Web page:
Commensurate with population ageing the number of people with dementia across the world is set to increase.
The World Alzheimer Report 2009 produced by Alzheimer’s Disease International reports that there are currently 35.6 million people with dementia with the numbers set to double every 20 years to 65.7 million in 2030 and 115.4 million in 2050.
With proportionate increases over the next twenty years in low and middle income countries, compared with high income countries. There is no longer just a moral and social argument for prioritising dementia; the economic imperative is now overwhelming and the implications for health, social care and research will be profound.
The International Longevity Centre-India (ILC-I) is the Satellite Centre of the United Nations’ International Institute on Ageing, Malta for the SAARC region.
21st January 2016
ILC Global Alliance Celebrate's UN International Day of Older Persons
1st October 2009
ILC-UK has published a report calling for a gendered approach and response to dementia at the national and international level.
This report highlights the omission of ageing and of Alzheimer’s disease and other related dementias from the current focus of the UN High-Level Meeting on Non-Communicable Diseases, taking place on 19th and 20th September 2011.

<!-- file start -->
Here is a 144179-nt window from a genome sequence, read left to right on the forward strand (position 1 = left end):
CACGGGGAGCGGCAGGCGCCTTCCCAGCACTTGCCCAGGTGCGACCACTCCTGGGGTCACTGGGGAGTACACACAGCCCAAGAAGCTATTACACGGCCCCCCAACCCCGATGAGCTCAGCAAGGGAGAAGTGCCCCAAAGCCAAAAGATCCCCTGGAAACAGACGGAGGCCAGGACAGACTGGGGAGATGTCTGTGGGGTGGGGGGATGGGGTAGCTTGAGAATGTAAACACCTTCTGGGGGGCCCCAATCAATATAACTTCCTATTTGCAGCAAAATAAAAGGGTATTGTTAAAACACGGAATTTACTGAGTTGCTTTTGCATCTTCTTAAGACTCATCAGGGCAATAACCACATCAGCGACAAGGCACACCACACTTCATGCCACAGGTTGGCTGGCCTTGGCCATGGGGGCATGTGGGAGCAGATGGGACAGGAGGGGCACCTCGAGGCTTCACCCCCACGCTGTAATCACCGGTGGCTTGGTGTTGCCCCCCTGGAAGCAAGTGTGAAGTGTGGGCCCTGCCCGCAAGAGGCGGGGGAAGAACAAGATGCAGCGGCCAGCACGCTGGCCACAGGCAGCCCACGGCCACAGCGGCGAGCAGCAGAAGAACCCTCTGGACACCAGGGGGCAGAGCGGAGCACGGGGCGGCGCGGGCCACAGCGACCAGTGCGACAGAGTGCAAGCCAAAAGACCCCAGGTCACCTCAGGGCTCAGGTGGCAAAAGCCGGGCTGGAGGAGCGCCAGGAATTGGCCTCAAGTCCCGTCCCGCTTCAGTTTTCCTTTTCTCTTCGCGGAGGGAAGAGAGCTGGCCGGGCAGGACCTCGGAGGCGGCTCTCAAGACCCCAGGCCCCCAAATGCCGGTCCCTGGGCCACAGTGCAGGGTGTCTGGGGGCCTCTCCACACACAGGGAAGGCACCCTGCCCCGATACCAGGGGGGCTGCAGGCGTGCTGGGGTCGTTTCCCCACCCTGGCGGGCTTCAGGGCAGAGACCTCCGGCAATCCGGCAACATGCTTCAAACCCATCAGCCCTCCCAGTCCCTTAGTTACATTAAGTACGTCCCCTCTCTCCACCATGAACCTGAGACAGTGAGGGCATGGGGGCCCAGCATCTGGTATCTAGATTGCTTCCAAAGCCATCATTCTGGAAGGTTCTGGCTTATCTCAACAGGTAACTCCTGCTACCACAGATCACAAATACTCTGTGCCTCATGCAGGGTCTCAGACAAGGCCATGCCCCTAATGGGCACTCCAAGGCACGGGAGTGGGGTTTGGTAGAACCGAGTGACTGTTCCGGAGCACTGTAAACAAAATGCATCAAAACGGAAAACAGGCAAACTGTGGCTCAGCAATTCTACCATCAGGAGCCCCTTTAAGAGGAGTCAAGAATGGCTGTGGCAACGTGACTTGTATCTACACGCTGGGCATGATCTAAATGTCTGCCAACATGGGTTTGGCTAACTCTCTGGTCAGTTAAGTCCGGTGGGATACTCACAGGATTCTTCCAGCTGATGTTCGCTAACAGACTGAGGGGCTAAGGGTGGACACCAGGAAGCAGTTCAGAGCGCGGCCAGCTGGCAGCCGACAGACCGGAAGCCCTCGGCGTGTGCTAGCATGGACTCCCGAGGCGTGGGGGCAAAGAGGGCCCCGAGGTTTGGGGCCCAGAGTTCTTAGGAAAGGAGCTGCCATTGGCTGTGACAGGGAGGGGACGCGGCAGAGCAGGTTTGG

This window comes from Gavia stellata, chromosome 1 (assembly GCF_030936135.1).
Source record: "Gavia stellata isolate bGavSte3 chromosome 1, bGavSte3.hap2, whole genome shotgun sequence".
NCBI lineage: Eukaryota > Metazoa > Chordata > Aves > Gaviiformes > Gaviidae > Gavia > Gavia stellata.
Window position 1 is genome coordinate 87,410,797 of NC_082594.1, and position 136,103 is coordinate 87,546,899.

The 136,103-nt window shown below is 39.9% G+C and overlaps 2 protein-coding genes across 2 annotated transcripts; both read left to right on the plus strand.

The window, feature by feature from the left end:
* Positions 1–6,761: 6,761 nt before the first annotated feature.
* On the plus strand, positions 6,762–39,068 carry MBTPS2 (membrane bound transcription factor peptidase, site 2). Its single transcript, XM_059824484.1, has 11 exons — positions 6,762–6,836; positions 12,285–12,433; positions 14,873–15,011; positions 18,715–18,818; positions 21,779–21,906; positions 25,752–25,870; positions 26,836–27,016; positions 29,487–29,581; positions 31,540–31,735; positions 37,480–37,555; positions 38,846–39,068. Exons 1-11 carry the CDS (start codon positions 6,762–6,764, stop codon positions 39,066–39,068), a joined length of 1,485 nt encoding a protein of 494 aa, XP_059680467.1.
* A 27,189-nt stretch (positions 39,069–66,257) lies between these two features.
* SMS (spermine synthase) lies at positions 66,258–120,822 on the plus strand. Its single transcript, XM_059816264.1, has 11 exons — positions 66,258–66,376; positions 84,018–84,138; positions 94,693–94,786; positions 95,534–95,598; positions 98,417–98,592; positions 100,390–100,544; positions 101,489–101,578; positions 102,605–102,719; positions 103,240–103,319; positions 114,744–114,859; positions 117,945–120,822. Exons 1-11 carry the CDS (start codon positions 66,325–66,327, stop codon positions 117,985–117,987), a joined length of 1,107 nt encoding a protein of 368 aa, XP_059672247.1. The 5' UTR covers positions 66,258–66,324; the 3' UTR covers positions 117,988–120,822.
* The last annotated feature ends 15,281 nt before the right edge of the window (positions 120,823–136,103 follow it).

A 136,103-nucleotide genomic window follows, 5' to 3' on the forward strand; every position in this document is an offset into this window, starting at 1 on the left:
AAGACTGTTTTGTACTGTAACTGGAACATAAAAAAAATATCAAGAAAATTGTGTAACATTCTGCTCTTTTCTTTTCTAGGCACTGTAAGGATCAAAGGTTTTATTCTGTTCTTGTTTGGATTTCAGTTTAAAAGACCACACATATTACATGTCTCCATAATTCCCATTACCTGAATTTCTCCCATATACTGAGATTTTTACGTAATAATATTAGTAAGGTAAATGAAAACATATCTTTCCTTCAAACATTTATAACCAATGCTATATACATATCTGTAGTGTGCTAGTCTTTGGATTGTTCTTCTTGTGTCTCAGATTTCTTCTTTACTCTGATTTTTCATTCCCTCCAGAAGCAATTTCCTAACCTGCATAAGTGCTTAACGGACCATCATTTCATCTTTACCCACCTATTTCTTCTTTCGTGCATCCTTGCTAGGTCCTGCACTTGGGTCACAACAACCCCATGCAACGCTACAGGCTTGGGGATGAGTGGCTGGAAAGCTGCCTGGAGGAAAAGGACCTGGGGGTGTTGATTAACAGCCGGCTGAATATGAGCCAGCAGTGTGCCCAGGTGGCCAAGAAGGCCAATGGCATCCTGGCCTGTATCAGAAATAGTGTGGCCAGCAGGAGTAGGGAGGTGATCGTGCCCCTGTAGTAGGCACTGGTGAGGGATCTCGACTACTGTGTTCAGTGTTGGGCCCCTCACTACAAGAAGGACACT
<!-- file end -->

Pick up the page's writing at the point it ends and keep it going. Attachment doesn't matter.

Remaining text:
The report reveals that the dementia research agenda in most EU countries remains critically under-funded and under-valued.
This policy brief aims to stimulate debate and drive improvements in dementia research, diagnosis, treatment and care by identifying key priorities for action at the Member State and EU level.
ILCSA was admitted to the ILC Global Alliance in June 2005. It is operated within The Albertina and Walter Sisulu Institute of Ageing in Africa (IAA) in the Faculty of Health Sciences at the University of Cape Town.
This ILC-UK report summarises the presentations, discussions and ideas which emerged from the Ministerial Dementia Research Summit held in July 2009 at the Royal Society in London.